We are not confronted with a controversy between a municipality and one of its boards or commissions as was the court in two of the cases last cited. As a matter of first impression, we must determine what the legislature intended by the words it used in these statutes, keeping in view the overall purpose of chapter 613A to abrogate many aspects of governmental immunity *411 and to permit the purchase of liability insurance.

Clearly, it is no answer to say the Utilities is part of the municipality and is therefore not "independent or autonomous." The board or commission authorized to procure insurance under § 613 A. 7 must be "in the municipality." The board or commission directed to defend, hold harmless and indemnify its employees in § 613 A. 8 must be "of the municipality."

Other statutory language, quoted above, specifically bears on legislative intent. The board or commission intended by the legislature must be one "having authority to disburse funds for a particular municipal function without the approval of the governing body." Sections 613 A. 7, 613 A. 8, The Code. It is one which has its own "officers and employees." Section 613 A. 8, The Code. Section 613 A. 7 indicates such a board or commission would have a "field of * * * operation."

Here the citizens of Spencer, by ballot, placed the management and operation of its utilities in a board of trustees. Sections 6146, The Code, 1939 (§ 397.31, The Code, 1973), § 6157, The Code, 1939 (§ 398.8, The Code, 1973). That board not only has a statutory "field of * * * operation"; it has its own employees, as we have held in division II. It has "full and absolute control" of utility revenues, without the approval of the city council. Section 398.9, The Code.

Liability insurance, as well as workmen's compensation insurance, for Utilities' employees is an expense the City and the board could properly determine to be a utility operating expense to be procured by the board and paid by utility revenues. Other boards and commissions, not charged with a distinct field of operations nor permitted to disburse funds without city approval would not be "independent and autonomous" as that clause appears in sections 613 A. 7 and 613 A. 8, and could not commit city funds for insurance for their activities. We need not determine here whether those two statutes would require the "board or commission" in all situations to be an entity which can sue or be sued.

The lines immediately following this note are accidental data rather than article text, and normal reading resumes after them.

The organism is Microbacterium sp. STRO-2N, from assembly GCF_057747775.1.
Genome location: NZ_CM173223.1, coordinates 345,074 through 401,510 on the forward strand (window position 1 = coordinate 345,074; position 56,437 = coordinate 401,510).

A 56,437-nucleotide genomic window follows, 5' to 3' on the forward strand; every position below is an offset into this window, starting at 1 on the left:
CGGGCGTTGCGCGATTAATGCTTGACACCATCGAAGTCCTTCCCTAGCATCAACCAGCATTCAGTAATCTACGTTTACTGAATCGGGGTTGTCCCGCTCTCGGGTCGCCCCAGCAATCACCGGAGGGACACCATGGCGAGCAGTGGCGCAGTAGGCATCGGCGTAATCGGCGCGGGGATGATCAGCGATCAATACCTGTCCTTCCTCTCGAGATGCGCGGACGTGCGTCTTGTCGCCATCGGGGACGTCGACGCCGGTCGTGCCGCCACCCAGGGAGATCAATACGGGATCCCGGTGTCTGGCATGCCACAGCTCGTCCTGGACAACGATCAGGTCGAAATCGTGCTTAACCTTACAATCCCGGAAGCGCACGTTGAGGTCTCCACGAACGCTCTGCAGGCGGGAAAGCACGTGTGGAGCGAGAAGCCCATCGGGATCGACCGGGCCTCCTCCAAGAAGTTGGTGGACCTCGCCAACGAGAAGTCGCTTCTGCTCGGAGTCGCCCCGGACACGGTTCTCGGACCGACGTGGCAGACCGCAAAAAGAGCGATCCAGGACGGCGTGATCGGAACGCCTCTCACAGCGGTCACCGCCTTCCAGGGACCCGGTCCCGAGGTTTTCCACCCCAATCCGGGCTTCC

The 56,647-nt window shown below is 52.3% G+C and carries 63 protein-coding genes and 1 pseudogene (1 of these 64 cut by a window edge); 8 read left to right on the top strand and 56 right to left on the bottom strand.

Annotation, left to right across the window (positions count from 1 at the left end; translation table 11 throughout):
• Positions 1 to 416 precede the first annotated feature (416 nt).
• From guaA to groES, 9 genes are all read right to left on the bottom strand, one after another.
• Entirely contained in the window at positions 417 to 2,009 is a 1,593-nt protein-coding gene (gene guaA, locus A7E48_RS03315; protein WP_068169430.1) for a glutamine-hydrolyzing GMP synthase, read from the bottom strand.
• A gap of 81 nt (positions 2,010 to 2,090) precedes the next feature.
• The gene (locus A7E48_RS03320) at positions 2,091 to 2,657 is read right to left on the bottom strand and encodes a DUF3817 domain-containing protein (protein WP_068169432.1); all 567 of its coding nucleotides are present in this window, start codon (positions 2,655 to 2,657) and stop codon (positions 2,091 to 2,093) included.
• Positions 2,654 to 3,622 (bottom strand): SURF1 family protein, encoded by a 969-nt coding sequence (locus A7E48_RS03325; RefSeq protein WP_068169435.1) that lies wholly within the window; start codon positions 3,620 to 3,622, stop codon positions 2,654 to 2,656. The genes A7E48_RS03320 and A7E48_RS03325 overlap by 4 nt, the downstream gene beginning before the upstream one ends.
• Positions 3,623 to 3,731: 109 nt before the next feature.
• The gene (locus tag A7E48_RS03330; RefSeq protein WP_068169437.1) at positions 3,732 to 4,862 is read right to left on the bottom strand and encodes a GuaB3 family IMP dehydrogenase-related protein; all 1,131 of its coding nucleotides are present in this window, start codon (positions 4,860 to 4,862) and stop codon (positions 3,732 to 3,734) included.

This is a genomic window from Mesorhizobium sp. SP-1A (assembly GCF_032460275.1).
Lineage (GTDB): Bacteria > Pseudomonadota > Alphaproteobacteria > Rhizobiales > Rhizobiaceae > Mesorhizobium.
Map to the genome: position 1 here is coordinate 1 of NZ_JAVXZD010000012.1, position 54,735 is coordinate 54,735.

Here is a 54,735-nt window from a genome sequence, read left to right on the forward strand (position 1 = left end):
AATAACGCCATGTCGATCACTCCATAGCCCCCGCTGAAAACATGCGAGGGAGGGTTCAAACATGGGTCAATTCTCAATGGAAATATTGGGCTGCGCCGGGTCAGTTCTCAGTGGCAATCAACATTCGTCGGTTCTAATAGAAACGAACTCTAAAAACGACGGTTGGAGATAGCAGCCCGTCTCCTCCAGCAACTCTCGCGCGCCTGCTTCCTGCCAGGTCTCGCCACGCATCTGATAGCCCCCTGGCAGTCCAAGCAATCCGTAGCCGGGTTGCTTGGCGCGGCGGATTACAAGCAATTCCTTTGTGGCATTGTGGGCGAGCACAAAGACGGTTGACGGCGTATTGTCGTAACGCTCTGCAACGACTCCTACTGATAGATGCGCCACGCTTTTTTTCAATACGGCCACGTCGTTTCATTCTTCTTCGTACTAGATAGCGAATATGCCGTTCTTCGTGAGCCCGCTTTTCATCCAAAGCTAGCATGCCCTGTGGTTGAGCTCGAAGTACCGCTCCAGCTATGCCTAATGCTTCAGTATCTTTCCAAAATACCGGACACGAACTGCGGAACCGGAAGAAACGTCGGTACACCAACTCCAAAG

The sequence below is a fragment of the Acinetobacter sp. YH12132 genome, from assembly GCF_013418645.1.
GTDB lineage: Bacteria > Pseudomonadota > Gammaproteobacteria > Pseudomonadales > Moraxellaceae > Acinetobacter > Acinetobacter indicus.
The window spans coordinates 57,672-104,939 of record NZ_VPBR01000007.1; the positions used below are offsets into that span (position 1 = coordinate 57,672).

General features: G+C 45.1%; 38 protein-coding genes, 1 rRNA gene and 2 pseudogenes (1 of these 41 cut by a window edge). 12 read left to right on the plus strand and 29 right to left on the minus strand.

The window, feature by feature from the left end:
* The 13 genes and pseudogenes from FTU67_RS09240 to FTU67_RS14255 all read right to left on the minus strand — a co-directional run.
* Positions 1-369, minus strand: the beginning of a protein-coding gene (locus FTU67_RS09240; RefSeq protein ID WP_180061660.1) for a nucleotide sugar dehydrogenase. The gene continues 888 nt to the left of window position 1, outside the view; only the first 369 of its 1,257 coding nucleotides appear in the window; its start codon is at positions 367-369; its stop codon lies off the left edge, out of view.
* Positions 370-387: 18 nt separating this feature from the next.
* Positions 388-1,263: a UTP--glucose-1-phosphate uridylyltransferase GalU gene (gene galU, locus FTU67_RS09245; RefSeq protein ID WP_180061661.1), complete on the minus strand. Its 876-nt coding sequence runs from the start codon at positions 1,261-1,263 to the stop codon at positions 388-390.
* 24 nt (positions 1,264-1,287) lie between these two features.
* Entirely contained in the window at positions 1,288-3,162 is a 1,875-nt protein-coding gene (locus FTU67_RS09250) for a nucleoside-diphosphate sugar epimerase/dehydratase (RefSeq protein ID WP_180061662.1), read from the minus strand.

The plain language of § 613 A. 7 permits either a "governing body" or a "board or commission" to insure the liability of itself or its employees, or both. Assuming Utilities to be immune from suit would not mean it could not or should not insure the liability of its employees, and, in the event of such suit against them, defend them and hold them harmless. If we assume a city council were to compromise the liability of Utilities' employees there is no statutory mechanism by which the council could charge the amounts paid to the field of utility operations. On the other hand, the utility board can adjust its revenues to procure insurance or defend and save harmless its employees.

We are persuaded the legislative intent of these statutes was to permit just such a board as Utilities to secure insurance insuring the liability of its employees and to pay for it as a part of the expense of its field of operations. We are likewise convinced the board has the duty under § 613 A. 8 to defend, hold harmless and indemnify its employees from the tort claims described in that statute.

Nor do we believe an insurer who has sold liability insurance for the personnel and vehicles of a board under § 613 A. 7 should be heard to deny the obligation of the same board to defend, hold harmless and indemnify under the provisions of § 613 A. 8. The language describing the board in both instances is almost identical.

We do not intend by anything said here to suggest the City may not be liable for the acts of employees of a board of utility trustees. All such boards and commissions "of a municipality" may well perform municipal functions as agents of the municipality. Tort-wise, the old proprietary-governmental function dichotomy has been abolished. Section 613 A. 2, The Code. Neither are we required to decide whether *412 Utilities was a suable entity under chapter 613A.

We simply hold this insurer cannot maintain the position that Utilities, under these circumstances, had no § 613 A. 8 obligation to defend and hold harmless the employees it insured as permitted by § 613 A. 7. In short, this board satisfies the "independent or autonomous" test of those statutes.

The court has considered the other arguments advanced by Hawkeye to support trial court's decision, and finds them to be without merit. We therefore conclude this case must be reversed.